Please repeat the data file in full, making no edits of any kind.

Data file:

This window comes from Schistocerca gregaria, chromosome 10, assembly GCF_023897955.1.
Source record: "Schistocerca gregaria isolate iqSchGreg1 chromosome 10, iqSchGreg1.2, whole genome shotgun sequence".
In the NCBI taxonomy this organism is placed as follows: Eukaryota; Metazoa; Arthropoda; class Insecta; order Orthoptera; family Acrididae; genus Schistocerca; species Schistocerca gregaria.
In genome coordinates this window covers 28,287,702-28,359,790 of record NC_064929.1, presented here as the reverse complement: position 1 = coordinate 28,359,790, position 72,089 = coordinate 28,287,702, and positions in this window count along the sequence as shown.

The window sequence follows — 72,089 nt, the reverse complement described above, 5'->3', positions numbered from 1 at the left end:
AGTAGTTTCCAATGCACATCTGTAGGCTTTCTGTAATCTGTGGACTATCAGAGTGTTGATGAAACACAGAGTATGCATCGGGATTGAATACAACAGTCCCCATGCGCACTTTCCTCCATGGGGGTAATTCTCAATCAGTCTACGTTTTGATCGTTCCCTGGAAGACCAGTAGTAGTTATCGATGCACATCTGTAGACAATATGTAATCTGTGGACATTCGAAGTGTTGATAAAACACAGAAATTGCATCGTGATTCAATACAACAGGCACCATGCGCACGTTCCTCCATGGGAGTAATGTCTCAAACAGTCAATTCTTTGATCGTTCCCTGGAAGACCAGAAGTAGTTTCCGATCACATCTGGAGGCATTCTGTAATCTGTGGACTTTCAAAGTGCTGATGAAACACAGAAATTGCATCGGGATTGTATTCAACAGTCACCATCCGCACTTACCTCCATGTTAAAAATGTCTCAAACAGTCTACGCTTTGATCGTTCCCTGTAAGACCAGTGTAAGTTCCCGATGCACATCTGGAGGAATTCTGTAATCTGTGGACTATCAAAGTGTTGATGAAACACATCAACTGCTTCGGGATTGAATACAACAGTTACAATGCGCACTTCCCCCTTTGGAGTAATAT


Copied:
This window comes from Schistocerca gregaria, chromosome 10, assembly GCF_023897955.1.
Source record: "Schistocerca gregaria isolate iqSchGreg1 chromosome 10, iqSchGreg1.2, whole genome shotgun sequence".
In the NCBI taxonomy this organism is placed as follows: Eukaryota; Metazoa; Arthropoda; class Insecta; order Orthoptera; family Acrididae; genus Schistocerca; species Schistocerca gregaria.
In genome coordinates this window covers 28,287,702-28,359,790 of record NC_064929.1, presented here as the reverse complement: position 1 = coordinate 28,359,790, position 72,089 = coordinate 28,287,702, and positions in this window count along the sequence as shown.

The window sequence follows — 72,089 nt, the reverse complement described above, 5'->3', positions numbered from 1 at the left end:
AGTAGTTTCCAATGCACATCTGTAGGCTTTCTGTAATCTGTGGACTATCAGAGTGTTGATGAAACACAGAGTATGCATCGGGATTGAATACAACAGTCCCCATGCGCACTTTCCTCCATGGGGGTAATTCTCAATCAGTCTACGTTTTGATCGTTCCCTGGAAGACCAGTAGTAGTTATCGATGCACATCTGTAGACAATATGTAATCTGTGGACATTCGAAGTGTTGATAAAACACAGAAATTGCATCGTGATTCAATACAACAGGCACCATGCGCACGTTCCTCCATGGGAGTAATGTCTCAAACAGTCAATTCTTTGATCGTTCCCTGGAAGACCAGAAGTAGTTTCCGATCACATCTGGAGGCATTCTGTAATCTGTGGACTTTCAAAGTGCTGATGAAACACAGAAATTGCATCGGGATTGTATTCAACAGTCACCATCCGCACTTACCTCCATGTTAAAAATGTCTCAAACAGTCTACGCTTTGATCGTTCCCTGTAAGACCAGTGTAAGTTCCCGATGCACATCTGGAGGAATTCTGTAATCTGTGGACTATCAAAGTGTTGATGAAACACATCAACTGCTTCGGGATTGAATACAACAGTTACAATGCGCACTTCCCCCTTTGGAGTAATAT